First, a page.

Unexplained ‘Boom’ Near Town in Alberta Canada Tuesday Night Was Not Seismic: Earthquakes Canada
What was initially believed to have been an earthquake near Lac La Biche, Alta. Tuesday night was likely caused by something above ground.
Natural Resources Canada (NRC) posted on its website Wednesday that an earthquake was registered west northwest of Edmonton Tuesday.
The organization reported a 2.5-magnitude earthquake 97 kilometres from Edmonton at 9:36 p.m (UT).
However, on Friday, Earthquakes Canada sent out a message on Twitter saying the “acoustic disturbance” or “boom/small shake” near Lac La Biche on Jan. 24 was “likely from an above ground source.”
Earthquakes Canada also said “nothing seismic was recorded.”
Acoustic disturbance ref. to boom/small shake near Lac La Hache, N Alberta on night of 24th/25th – likely from above ground source.
— Earthquakes Canada (@CANADAquakes) January 27, 2017
Several Lac La Biche residents reported to Global News that their homes shook and they also heard a very large boom. Lac La Biche is about 215 kilometres northeast of Edmonton, which is east of where the NRC report said the quake was centred.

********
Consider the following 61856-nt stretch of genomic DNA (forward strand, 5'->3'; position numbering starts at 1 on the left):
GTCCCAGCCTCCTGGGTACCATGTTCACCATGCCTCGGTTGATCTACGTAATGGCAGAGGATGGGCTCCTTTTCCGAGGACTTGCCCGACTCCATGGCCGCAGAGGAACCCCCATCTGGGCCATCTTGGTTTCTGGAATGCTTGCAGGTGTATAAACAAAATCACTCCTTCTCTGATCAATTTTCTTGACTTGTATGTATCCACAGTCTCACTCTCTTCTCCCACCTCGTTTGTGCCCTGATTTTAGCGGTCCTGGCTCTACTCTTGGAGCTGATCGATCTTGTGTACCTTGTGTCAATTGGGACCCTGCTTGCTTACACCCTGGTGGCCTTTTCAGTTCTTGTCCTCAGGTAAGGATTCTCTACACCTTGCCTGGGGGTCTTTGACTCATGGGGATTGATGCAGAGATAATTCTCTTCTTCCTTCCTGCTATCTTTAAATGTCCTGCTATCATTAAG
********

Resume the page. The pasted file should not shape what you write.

The cause of the boom is unknown.
Previous earthquakes in northern Alberta have been blamed on hydraulic fracturing, or fracking.
Fracking involves injecting a chemical mixture into the ground. The pressure of the fluids then breaks shale formations and releases oil or natural gas for capture.
On Jan. 12, 2016, the Alberta Energy Regulator confirmed a 4.8-magnitude earthquake happened near Fox Creek, Alta.
Alberta averages 30 earthquakes a year and there are over 4,000 earthquakes annually in Canada, but about 50 of those are felt, according to the Geological Survey of Canada.
(With files from Emily Mertz)